Celebrities’ promotion of vegetarian lifestyle meets with criticism, mockery online
Published: Dec 01, 2021 10:36 PM
Cuts of steak prepared for cooking Photo: IC

Cuts of steak prepared for cooking Photo: IC

Some Chinese entertainers' promotion of people adopting a vegetarian lifestyle on social media recently met with widespread criticism and mockery online, as many netizens claimed such a lifestyle is not healthy for the public, and they decried the celebrities' blind worship of the West.

Zhang Jingchu and Tao Hong, both well-known Chinese actresses, appeared in a 45-minute documentary, during which they promoted the idea that eating vegetables is healthy while eating meat is cruel and unnecessary from a nutritional perspective.

"If you eat that piece of beef, it's like driving a car for 60 kilometers and you can feed 30 vegetarians on the same piece of land, while you can only feed one carnivore," the documentary said, connecting vegetarianism with reducing carbon emissions.

The stars and the video gave many positive labels to vegetarianism, calling it fashionable, healthy and green, while calling meat consumption barbaric, bloody and destructive.

Meanwhile, it meets with wide criticism on the internet, with many netizens saying that a vegetarian lifestyle is not good for people's health, and "many sources of nutrition that are contained in meat and fish, such as vitamin D, cannot be replaced by vegetables. Lack of these nutrients can lead to problems like anemia, impaired taste and weakened immunity," one netizen pointed out.

Others believed that being a vegetarian or not is a personal choice. Just because a few celebrities choose such lifestyle does not mean everyone has to follow suit, and it's inappropriate for public figures to promote such an "unhealthy lifestyle."

What the video calls for is extreme vegetarianism, and it is an attempt to seize public opinion and obscure the national food policy with incorrect, extreme and non-mainstream vegetarian nutritional theory in order to create social confrontation, many Chinese netizens commented.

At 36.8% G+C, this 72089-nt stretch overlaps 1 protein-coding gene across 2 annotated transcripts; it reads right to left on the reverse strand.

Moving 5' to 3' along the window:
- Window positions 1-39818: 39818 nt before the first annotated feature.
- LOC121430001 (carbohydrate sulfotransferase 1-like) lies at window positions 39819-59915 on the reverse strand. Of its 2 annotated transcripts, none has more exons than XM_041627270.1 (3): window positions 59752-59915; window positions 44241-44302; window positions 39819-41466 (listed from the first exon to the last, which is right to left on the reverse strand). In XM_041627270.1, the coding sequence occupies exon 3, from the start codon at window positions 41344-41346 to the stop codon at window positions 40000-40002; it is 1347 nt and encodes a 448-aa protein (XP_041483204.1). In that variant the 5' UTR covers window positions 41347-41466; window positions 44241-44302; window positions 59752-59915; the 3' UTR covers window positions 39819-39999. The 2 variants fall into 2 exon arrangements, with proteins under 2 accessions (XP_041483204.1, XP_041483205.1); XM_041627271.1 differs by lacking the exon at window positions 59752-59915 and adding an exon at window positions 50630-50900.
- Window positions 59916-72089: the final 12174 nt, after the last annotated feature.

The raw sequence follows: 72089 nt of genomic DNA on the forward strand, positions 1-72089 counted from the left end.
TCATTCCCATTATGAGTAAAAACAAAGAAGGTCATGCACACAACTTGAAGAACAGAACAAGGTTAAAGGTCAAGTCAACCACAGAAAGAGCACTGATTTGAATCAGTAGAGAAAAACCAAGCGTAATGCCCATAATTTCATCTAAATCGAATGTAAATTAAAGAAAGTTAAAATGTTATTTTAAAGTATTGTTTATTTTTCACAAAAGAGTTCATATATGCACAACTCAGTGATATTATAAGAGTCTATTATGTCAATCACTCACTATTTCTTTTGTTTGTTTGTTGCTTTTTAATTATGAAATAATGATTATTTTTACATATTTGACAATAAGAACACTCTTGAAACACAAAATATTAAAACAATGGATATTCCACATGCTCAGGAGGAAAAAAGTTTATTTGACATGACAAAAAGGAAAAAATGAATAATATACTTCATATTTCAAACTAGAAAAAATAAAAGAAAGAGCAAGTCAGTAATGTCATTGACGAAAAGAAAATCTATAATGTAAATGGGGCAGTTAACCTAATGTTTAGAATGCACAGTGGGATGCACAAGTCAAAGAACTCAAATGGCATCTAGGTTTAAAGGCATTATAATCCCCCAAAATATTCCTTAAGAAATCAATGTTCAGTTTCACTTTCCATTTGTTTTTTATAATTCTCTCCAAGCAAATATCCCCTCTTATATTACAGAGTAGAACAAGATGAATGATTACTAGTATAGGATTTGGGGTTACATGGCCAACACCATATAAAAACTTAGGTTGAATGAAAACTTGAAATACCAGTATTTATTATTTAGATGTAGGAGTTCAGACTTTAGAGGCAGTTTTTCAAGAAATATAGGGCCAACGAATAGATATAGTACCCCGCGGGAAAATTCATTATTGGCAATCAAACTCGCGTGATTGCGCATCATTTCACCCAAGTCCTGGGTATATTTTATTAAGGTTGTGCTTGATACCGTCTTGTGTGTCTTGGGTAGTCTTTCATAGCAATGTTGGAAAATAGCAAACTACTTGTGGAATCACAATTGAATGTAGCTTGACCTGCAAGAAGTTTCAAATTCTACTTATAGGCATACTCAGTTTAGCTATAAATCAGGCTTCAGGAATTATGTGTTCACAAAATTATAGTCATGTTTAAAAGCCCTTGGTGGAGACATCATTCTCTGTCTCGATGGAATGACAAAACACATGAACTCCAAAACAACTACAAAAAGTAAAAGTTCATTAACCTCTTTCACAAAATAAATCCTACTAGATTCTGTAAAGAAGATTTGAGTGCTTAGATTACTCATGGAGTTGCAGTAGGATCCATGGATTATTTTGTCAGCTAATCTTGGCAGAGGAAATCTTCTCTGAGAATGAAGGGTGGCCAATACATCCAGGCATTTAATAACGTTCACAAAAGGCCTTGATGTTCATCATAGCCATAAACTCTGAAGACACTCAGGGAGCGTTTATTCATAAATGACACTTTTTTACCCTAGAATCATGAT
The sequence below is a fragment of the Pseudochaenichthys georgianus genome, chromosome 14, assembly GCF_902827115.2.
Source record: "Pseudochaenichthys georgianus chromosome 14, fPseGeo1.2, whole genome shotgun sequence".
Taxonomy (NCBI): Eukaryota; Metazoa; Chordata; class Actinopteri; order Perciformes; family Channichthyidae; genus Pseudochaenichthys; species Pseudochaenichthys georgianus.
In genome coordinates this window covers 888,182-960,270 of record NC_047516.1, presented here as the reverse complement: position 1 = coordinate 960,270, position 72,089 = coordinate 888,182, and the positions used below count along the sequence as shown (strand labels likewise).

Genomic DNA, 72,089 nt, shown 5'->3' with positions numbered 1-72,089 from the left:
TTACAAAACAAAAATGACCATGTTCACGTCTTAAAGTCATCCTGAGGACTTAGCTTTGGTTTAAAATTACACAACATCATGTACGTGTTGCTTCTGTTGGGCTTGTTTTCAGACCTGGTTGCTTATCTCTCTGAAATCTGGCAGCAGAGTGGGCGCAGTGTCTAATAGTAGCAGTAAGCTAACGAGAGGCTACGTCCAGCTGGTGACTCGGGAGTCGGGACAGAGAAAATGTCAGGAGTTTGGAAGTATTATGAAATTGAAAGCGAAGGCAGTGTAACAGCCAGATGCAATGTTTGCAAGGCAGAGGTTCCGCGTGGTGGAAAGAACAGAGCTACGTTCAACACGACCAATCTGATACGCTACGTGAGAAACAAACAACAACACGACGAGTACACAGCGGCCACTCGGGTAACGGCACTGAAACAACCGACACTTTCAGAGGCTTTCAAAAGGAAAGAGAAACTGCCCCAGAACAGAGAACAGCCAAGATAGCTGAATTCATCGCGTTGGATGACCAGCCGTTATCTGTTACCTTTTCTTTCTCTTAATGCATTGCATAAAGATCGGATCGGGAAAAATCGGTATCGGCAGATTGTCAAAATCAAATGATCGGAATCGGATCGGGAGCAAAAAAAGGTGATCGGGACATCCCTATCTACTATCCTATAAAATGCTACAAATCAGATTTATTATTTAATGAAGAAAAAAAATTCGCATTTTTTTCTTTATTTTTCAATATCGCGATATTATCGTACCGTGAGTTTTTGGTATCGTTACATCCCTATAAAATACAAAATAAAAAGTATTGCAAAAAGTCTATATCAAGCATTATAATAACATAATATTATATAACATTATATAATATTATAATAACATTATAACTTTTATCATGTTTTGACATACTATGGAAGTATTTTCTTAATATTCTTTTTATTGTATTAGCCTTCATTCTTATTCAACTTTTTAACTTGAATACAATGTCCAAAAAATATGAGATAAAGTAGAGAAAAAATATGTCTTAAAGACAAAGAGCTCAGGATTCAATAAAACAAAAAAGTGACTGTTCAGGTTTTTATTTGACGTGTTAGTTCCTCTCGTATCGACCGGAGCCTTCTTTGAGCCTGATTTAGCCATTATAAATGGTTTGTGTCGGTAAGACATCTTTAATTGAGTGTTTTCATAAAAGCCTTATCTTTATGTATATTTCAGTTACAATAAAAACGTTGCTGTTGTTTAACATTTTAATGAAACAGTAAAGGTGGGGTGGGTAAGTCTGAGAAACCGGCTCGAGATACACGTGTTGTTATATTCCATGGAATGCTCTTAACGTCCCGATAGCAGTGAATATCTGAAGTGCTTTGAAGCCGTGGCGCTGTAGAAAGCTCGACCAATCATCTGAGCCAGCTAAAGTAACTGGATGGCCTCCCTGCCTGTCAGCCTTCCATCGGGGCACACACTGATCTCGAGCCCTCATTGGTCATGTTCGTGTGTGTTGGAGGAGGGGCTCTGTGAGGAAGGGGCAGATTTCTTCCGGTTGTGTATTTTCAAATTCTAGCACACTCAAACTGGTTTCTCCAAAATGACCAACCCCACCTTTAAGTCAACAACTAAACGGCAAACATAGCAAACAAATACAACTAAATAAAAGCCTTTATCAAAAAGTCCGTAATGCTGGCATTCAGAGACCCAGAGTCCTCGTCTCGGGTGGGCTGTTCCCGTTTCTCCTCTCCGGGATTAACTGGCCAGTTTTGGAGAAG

Some extreme environmentalists in the West have a problem with people eating meat in China, even claiming that every time a Chinese person eats a piece of meat, "a puff of smoke rises from the Amazon forest."

Shen Yi, a deputy director of the Fudan University Cyberspace Research Center, told the Global Times on Wednesday that stars' calls for a vegetarian lifestyle represent "blind worship" of Western values and views.

"They were just deluded by some heresy. Some Western countries do not want to give up their luxurious lifestyles, driving cars with large engines and eating beef, but they ask developing countries to change to let them maintain their lifestyles," Shen said.

China's per capita meat consumption is only 44 kilograms, much lower than 101 kilograms in the US and 89.3 kilograms in Australia, The Paper reported.

Several science channels also became mired in controversy after they tried to persuade Chinese people to consume less seafood. Some netizens later found that there were some anti-China forces behind those channels.

Later, netizens found former employees of one of those channels, Paperclip, had made anti-China comments on their overseas social media accounts, and one of them now works for the US Army Research Laboratory.

The platform later apologized for failing to oversee its former employees' online comments, and it then suspended updates.